January 19, 2020

Torah portion: The meaning of life

Great thinkers have important things to say about the meaning of life. For the Greek philosopher Aristotle, it was that “man is a political animal.” Aristotle basically points out that we are social beings and that we tend to congregate in groups, such as families, villages and city-states (the Greek polis). 

Karl Marx, an early-19th-century German thinker of Jewish descent, claimed we are fundamentally economic beings. For Marx, man is the producing animal, the manufacturing animal. Crudely put, it’s all about money and material resources, and history is nothing but the arena in which the owners of material resources subjugate and oppress the disenfranchised.

For Friedrich Nietzsche, life is all about “the will to power.” According to the German philosopher, we all strive, knowingly or unknowingly, to dominate, to achieve power and dominion over others. Whether it’s about political, economic, social, intellectual, religious or scientific power, we all compete against each another for the attainment of power over others. 

For another guy — a Jew by the name of Sigmund Schlomo Freud — we are all foundationally erotic beings, and the libido, the primordial sexual drive, once sublimated, is at the core of any notable cultural or civilizational achievement. 

So you see, all of these seminal thinkers are certainly onto something. Each of them stresses one central tenet of the human experience, and sees it as primary and overriding. We are indeed social beings (as Aristotle implies), economic beings (as Marx insists) and sexual beings (as Freud describes). And we also compete for status and power (as Nietzsche observes).

The Torah recognizes all these different facets of life as central and important. “Lo tov heyot ha’adam levado” (It is not good for man to dwell alone), states the Almighty in the book of Genesis (2:18), essentially endorsing Aristotle’s contention that we are social beings. 

The midrash wisely suggests that if the erotic drive (yetzer harah) were to be eradicated, “No one would build a home, get married or pursue a career,” thereby affirming the validity of Freud’s emphasis on man as an erotic being.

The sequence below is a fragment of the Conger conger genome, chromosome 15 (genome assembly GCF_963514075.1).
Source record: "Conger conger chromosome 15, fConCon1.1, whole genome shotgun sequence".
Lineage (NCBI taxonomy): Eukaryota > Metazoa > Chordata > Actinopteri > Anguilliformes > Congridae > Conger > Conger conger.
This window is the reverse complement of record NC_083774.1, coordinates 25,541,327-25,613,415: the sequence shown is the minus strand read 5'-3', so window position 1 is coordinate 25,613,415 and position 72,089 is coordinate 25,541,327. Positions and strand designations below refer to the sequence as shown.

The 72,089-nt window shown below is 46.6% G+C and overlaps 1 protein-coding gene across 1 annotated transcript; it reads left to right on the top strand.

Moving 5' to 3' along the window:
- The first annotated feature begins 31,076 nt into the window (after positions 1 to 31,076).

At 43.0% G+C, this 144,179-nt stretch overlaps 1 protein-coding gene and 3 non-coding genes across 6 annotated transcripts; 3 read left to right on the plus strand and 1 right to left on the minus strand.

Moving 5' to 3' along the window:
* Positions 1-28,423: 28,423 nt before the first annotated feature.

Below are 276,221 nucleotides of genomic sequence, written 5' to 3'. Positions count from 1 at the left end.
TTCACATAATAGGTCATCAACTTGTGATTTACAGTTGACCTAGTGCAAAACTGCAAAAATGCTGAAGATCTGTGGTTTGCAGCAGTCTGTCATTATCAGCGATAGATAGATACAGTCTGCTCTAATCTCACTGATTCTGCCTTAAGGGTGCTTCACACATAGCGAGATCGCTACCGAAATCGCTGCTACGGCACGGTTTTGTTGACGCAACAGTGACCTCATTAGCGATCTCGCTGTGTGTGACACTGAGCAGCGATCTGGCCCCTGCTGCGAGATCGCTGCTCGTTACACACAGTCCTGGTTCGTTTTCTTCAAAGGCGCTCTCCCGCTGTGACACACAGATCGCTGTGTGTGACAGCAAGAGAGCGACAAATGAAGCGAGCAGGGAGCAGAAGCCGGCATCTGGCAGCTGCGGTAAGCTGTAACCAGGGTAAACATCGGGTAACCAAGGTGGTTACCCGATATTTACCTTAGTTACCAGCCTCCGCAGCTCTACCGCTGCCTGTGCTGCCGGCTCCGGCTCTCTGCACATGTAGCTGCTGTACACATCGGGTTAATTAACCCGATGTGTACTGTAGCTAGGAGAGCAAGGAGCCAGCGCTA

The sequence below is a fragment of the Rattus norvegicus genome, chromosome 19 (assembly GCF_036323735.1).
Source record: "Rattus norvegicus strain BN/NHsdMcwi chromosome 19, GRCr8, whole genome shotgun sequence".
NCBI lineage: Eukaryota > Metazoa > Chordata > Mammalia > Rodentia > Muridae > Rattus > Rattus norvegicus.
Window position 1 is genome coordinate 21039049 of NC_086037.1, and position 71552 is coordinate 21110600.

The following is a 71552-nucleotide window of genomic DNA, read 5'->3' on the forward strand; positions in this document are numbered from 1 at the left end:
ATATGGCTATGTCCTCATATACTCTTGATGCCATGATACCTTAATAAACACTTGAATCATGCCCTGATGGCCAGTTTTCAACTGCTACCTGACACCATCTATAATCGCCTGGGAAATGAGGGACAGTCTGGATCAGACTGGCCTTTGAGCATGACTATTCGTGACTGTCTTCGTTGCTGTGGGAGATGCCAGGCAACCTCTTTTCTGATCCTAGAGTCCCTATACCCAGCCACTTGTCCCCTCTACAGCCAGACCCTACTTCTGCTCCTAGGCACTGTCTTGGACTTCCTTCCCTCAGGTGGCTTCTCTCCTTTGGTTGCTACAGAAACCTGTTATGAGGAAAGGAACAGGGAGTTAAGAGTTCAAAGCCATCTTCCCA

Lastly, “If there is no bread, then there is no Torah,” our sages teach, recognizing Marx’s view that in the absence of what he calls “economic infrastructure,” cultural and spiritual achievements are severely undermined.

And yet, as valid and central as all these worthy insights are, something is missing here. 

Here’s a clue, offered by Forbes Magazine, when it published in 2011 the amazing findings of a social survey conducted by the National Opinion Research Organization at the University of Chicago. The results listed 10 professions that make their practioners “most happy.” The following are the first eight of those 10.  They are, in descending order of reported satisfaction and fulfillment: clergy, firefighters, physical therapists, authors, special education teachers, artists and psychologists.

What do all these professions have in common? They are all about touching and enhancing the lives of other people. They are all about giving to others. Interestingly, some of these professions also are known to be significantly undervalued in terms of monetary compensation. So why do many who practice these professions report such high levels of happiness?

The answer lies in the very beginning of our parsha:

“And God spoke to him [Moses] … saying: Speak to the Children of Israel and say to them: Adam ki yakriv …” (Leviticus 1:1). The Hebrew phrase “adam ki yakriv” contextually means “when a person brings forth an offering.” The word “ki” in biblical Hebrew can mean “should” or “when,” but it also can mean (as it does in modern Hebrew) “because.” 

In other words, the verse can also be read as: “A human being — because he offers, because he brings forth, because he renders [others] closer [to their inner core, to Torah, to God Almighty].” 

Essentially, the book of Leviticus is offering here an audacious perspective as to what constitutes the good life, the elevated life, the rewarding life. According to Leviticus, to be fully human, to be a truly evolved and fulfilled person, is to be a giver. That’s why the people whom we admire the most are people who give so much of themselves for the advancement of Jewish and human welfare. 

Think about an individual you truly admire. I don’t mean a great athlete, or a movie star who was blessed with extraordinary talent. Think about someone you truly aspire to emulate, in terms of that person’s character or way of life. Think about someone you really look up to, and think to yourself: “I want to be a little bit like him.” In the overwhelming majority of cases, you will see that such a person is a giver. 

The art of giving is the key to a good and meaningful life, asserts the book of Leviticus. This message is crucial for our individually focused culture and generation. Perhaps it is more pertinent to us than to any previous generation in human history. Shabbat Shalom. 

Rabbi Tal Sessler, Ph.D., is senior rabbi of Sephardic Temple Tifereth Israel. He is the author of several books dealing with philosophy and contemporary Jewish identity.